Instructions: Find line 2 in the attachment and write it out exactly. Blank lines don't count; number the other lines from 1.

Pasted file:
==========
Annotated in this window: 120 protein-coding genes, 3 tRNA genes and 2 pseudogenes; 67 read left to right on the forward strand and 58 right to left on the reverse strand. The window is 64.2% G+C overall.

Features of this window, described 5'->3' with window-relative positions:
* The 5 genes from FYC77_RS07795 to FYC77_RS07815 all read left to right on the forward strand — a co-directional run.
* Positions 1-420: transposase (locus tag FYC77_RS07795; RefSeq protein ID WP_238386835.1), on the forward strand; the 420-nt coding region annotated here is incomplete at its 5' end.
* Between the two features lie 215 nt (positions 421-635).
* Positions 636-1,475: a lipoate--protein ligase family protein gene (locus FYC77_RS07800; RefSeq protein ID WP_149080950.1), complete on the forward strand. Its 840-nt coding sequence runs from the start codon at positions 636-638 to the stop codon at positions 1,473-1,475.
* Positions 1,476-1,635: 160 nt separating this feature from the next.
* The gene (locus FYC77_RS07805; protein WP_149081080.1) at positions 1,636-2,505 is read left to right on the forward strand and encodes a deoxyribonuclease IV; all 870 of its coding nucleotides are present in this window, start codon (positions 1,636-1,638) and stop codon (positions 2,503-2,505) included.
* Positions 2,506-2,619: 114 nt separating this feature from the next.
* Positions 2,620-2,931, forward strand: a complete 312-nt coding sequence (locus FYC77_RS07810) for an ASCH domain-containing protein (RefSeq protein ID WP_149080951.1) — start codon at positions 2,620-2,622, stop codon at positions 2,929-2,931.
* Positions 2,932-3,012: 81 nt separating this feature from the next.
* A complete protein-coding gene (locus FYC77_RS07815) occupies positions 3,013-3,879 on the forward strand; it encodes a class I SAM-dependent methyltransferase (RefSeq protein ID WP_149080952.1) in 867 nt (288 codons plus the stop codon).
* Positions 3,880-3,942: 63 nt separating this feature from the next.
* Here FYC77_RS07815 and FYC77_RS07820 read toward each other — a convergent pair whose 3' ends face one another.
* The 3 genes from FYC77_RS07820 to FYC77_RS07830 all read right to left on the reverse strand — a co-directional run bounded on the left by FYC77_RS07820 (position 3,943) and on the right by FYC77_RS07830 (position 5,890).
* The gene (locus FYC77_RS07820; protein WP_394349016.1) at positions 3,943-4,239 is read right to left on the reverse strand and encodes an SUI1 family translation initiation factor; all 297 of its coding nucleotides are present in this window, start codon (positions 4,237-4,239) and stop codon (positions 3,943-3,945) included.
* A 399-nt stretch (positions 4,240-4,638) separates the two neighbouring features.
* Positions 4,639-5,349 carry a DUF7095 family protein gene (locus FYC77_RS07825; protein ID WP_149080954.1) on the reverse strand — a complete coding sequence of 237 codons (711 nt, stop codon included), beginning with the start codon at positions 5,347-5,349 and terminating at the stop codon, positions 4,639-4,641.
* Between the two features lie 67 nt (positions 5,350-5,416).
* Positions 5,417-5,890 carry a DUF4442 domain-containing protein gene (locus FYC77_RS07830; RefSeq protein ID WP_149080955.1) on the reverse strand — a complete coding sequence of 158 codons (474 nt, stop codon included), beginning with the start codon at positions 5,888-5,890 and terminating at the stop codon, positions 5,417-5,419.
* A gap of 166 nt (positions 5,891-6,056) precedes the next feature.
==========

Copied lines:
Features of this window, described 5'->3' with window-relative positions: